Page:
Lying on the bed in the dark and claustrophobic little cube of characterless room that was ours for the week, with a wardrobe unit around and over the bed, and with an overhead shelf to prevent you sitting up in bed yet ideal for cracking your head on in darkness, and a TV located seven feet above the ground which would put the crick in many of a neck, I did wonder whether this holiday was a good idea. The brochure said the hotel was in a 'slightly elevated position 900 yards from the centre of Garda', and discounted worries about being 'slightly elevated' by pointing out there was a free courtesy bus to town. What they didn't mention was the fact the bus finished at 7pm, sometimes didn't turn up, and the real distance I measured up the considerable hill was 1400 yards (and I have a good stride I used as a measure). But I'm not one to moan, as I'm sure you'll realise by now, so lets get on to the reason why even a few hotel hardships are so worthwhile in order to experience the charm and beauty of Lake Garda.
This is the southern gateway to Italy from the Alps. Lying in a beautiful valley between tall mountains, with its micro-climate, olive groves, world-famous vineyards and stunning scenery, Lake Garda offers a delightful setting in which to laze for a week or so in the sunshine alongside Italy's largest lake, being 51.6 km long, 4 km wide at the northern end, and 17 km wide at the southern end. You would cover some 160 km if you drove around it. Many would say this is Italy's most beautiful lake. It is a sun trap that lies between the Alps and the Dolomites. The north is bordered by perpendicular cliffs covered with pine forests, and the southern part widens such that the farther side of the lake is hardly distinguishable with the naked eye. The southern part of the lake has an almost Mediterranean climate. Boats and hydrofoils ply the lake and the Italian cities of Verona, Brescia and even Venice are within easy reach for day trips.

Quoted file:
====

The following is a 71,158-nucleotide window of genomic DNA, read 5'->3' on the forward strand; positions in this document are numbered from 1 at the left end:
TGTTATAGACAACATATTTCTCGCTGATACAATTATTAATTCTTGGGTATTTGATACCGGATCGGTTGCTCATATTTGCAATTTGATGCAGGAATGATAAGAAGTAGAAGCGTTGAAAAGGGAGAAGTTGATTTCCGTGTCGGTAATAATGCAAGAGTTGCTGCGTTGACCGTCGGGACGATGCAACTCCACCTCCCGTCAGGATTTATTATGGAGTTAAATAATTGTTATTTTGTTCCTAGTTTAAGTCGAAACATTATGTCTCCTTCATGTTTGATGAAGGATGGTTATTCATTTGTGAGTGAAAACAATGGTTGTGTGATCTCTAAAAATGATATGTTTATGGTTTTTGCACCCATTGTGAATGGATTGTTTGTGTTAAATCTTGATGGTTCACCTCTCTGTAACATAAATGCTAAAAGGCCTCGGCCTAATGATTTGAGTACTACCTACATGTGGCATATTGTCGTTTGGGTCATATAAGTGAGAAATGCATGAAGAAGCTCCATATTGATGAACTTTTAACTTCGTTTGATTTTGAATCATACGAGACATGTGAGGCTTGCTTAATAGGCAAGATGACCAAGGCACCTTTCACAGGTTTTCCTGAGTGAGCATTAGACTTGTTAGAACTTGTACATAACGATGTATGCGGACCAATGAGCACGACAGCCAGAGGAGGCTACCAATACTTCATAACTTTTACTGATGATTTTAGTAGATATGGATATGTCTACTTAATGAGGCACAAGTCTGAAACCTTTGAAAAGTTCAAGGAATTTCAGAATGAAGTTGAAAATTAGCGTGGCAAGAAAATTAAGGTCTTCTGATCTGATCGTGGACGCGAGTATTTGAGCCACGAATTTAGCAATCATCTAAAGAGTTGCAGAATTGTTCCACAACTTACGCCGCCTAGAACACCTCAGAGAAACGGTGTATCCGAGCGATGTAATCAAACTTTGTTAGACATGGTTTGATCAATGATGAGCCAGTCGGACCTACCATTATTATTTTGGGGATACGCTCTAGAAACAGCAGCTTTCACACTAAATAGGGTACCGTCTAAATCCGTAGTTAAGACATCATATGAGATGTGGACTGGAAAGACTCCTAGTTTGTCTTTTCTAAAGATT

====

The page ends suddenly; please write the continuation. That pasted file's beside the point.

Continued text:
Now our experience with the hotel was not uncommon, and it should be noted that the majority of hotels are small, often family-run, and they do not offer the room size or scale of choices you might expect to find in other Mediterranean destinations (such as Portugal or Spain, for example). Buffet breakfast is often limited, air conditioning is controlled by the government, and facilities often tend to be minimal. If all this is a big put-off, weigh against it the beauty of the place for, in my opinion, this more than compensates simple living for a week; and a week, is probably just about long enough to take in Lake Garda — unless you are looking for a place for a major 'chill'. And don't think the food is poor just because breakfasts might be limited; in general, the food everywhere is fresh and of a high standard: some say it is to 'die for' — although I feel this is a rather unfortunate way of putting it. In the main, it is also very reasonably priced, as are drinks. And how wonderful to be trusted and to have open tabs without the risk of losing sight of your credit card.